“I can drive a car on the highway,” Moore said. “I think I would rather [snowmobile] in the woods and enjoy the scenery.”

The environmentalists want to extend the Wilderness Area all the way to the proposed snowmobile route—that is, nearly to Blue Ridge Road. The rub is that Gulf Brook Road then would fall within the Wilderness boundaries. To allow people to drive to LaBiere Flow, the plan calls for designating Gulf Brook Road a Primitive Corridor.

This use of the Primitive classification is the foremost objection of Protect’s Bauer. He contends that Gulf Brook Road should serve as the Wilderness boundary, leaving the road itself in Wild Forest. Thus, people would still be allowed to drive to LaBiere Flow. Bauer agrees with Moore that the road also should be used as a snowmobile trail. Cutting a new trail farther south, he said, would kill thousands of trees.

“If we’re going to have a motorized road, it should be in a Wild Forest Area,” Bauer said. He argues that creating a motorized Primitive Corridor—when there are no private in-holdings and no history of public use—would be a misuse of the Primitive classification and weaken the Adirondack Park State Land Master Plan. The same rationale, he warned, could be used in the future to allow motorized incursions into other Wilderness Areas.

“It’s vitally important for the future of the Forest Preserve and public recreational management that we keep public motor-vehicle use in Wild Forest Areas,” he said. “It would be a grave mistake and create many serious long-term problems if we allow motorized recreation beyond Wild Forest Areas and into Primitive and Wilderness Areas.”

Primitive Areas are managed as Wilderness, but for one reason or another, they cannot be classified as such. Usually, they are too small or there is some use or structure that is inconsistent with Wilderness. Generally, the inconsistent use precedes the classification.

Yet, two founding figures of the Adirondack Park Agency, Peter Paine and William Kissel, have written a letter in support of the proposal of the eight environmental groups (see page 35), saying it conforms to the State Land Master Plan. Paine was the principal author of the master plan, and Kissel was the APA’s first counsel. Both also served on the APA board.

“A Primitive Area giving road access along the Gulf Brook Road to LaBiere Flow south of the Boreas Ponds themselves would permit road access to the Boreas Ponds area but preserve the integrity of the larger Wilderness,” they wrote.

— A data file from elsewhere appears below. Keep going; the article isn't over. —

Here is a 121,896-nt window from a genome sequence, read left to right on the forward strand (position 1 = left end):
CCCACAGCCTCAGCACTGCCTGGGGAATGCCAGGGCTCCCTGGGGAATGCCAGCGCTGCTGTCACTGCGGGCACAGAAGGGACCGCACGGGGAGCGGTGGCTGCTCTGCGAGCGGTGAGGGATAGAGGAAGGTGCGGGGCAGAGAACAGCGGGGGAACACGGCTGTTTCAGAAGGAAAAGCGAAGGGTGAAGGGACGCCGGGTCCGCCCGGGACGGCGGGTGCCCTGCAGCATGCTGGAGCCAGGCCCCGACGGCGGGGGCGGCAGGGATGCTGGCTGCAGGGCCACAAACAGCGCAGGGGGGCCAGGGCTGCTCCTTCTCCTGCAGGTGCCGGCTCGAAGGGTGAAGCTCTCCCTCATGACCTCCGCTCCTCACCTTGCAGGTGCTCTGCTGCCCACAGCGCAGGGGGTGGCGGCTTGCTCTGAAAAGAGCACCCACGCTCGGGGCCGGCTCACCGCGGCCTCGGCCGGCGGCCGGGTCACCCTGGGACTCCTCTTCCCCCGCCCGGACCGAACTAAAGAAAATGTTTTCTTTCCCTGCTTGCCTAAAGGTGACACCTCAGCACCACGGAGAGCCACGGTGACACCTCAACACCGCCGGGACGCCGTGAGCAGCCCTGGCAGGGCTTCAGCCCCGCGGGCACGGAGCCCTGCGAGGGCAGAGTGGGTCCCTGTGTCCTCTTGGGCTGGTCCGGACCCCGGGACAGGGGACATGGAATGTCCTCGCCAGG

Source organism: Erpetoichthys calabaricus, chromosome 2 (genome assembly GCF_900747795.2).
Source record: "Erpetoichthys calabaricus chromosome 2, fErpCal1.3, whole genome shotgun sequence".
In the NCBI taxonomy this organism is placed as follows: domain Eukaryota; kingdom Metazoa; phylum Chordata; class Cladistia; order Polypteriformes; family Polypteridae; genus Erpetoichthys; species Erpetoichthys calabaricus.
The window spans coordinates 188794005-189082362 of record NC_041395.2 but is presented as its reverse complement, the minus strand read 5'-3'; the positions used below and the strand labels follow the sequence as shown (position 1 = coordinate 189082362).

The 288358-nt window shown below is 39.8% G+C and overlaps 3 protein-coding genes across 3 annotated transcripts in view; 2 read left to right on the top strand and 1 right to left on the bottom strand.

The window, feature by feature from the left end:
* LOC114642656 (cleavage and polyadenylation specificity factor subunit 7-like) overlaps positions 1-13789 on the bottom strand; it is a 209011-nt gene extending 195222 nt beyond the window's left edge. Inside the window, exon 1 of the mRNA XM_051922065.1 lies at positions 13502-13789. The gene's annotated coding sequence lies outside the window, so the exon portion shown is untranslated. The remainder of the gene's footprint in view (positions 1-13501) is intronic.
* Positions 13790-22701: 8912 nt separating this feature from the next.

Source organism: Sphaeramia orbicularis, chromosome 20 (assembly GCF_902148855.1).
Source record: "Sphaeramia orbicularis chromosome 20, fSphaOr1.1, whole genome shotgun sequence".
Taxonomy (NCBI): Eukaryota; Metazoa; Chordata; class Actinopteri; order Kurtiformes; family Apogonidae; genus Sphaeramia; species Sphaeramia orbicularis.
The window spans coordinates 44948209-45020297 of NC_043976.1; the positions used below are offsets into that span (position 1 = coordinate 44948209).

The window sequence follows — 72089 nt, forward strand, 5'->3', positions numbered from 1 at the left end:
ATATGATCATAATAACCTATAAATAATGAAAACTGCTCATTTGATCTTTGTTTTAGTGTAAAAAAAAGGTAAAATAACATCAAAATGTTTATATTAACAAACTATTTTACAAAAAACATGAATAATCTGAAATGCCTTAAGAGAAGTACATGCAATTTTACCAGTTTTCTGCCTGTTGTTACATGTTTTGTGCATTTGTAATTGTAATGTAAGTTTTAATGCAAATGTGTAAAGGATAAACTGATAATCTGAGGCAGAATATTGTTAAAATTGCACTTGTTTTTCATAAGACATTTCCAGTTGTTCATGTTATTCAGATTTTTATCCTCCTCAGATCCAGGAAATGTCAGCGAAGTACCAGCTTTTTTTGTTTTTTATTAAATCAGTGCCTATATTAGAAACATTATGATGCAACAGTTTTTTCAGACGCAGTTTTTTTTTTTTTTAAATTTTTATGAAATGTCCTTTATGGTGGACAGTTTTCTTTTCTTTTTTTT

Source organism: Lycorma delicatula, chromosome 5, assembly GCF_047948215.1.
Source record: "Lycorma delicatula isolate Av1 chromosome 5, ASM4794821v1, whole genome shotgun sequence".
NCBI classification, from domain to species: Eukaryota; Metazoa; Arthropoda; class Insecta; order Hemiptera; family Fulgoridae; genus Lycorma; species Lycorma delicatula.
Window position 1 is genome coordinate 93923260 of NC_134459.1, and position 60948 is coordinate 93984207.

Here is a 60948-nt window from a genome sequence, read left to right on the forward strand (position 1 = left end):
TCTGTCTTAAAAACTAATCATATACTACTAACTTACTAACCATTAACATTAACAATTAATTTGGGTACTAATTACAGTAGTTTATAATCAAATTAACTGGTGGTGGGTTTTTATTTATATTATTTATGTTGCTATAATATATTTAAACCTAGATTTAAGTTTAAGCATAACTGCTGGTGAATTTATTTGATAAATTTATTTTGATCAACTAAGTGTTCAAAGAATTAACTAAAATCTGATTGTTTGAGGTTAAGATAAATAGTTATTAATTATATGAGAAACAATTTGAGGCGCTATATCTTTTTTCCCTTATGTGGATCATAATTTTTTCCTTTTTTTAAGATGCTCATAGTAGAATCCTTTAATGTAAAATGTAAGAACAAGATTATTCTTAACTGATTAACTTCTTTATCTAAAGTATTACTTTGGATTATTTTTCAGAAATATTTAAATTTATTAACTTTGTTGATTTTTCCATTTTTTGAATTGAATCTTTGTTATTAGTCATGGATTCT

In response to Bauer’s objections, Willie Janeway, the council’s executive director, said the groups want to maximize the amount of land added to the High Peaks Wilderness and keep snowmobiles out of the interior of the Forest Preserve. “There are some very wild lands south and west of the Gulf Brook Road that deserve Wilderness protection,” he said. “We don’t agree with those who want a smaller Wilderness.”

But Bill Ingersoll, publisher of the Discover the Adirondacks guidebooks, criticizes the plan for compromising on Wilderness. He argues that all of Gulf Brook Road should be closed, even though this would require people to hike eight miles or so to reach the ponds.

“The appeal of Wilderness is directly related to the absence of motor-vehicle access,” Ingersoll said in an email to the Explorer. “The ponds should be the destination, not the scenery behind a trailhead parking lot. The presence of an active motor-vehicle road would negate the benefit of the Wilderness designation.”

Bauer’s other objection is that the groups favor keeping and maintaining a concrete dam at the foot of Boreas Ponds. To maintain the dam, state officials would be allowed to drive on Gulf Brook Road all the way to the ponds. In their letter to Cuomo, the groups said the dam is needed to preserve “a special brook trout fishery, and a remarkable paddling destination.”

Bauer questioned the appropriateness of maintaining this dam as well as a smaller one on LaBiere Flow. Wilderness Areas are supposed to be largely free of manmade structures, and Bauer noted that most dams in the High Peaks Wilderness have been removed or allowed to deteriorate. “We think there should be a real conversation about whether there should be dams in a Wilderness Area,” he said.

Bauer contends that the Boreas Ponds dam is not needed to protect the fishery, saying brook trout live throughout the ponds and their channels as well as in the ponds’ outlet and LaBiere Flow. “Whether the dam stays or goes, it’s going to stay brook-trout habitat,” he said.

Bauer also said people would still be able to paddle on the ponds if the dam is removed.

In response, Janeway asserted that the brook trout will be better protected if the dam is maintained. “With climate change warming Adirondack lakes and streams, we know deeper waters are more likely to provide refuge for brook trout,” he said. “The information we have seen to date has led us to believe that it is ecologically important to preserve the Boreas Ponds. We will continue to evaluate the science.”

Protect does agree with the other groups that most of the Boreas Ponds Tract and other former Finch lands in the vicinity should be added to the High Peaks Wilderness. Bauer also said “it’s worth taking a look” at combining the Dix Mountain and the High Peaks
Wilderness Areas.

Three years ago, the state Department of Environmental Conservation set forth in a memorandum its own preliminary ideas for classifying the Boreas Ponds Tract. Like Protect, DEC suggested that Gulf Brook Road could serve as the Wilderness boundary and as a snowmobile route. Unlike Protect, the department also favored maintaining the dam for the sake of fishing and paddling.

DEC spokeswoman Lori Severino said the department will address the issues surrounding the dam and the road after the state buys the property. She added that “historic fisheries information gathered over the winter months will be important in making future decisions.”

The eight environmental groups also are calling for the removal of a lodge at Boreas Ponds. Finch, Pruyn used it as a corporate retreat. Moore, the town supervisor, argues that the lodge should be retained for possible use as a ranger station or as overnight accommodations in a hut-to-hut trail system.

“You’ve got a beautiful lodge looking at the High Peaks,” he said. “It just doesn’t make sense to me to tear it down.”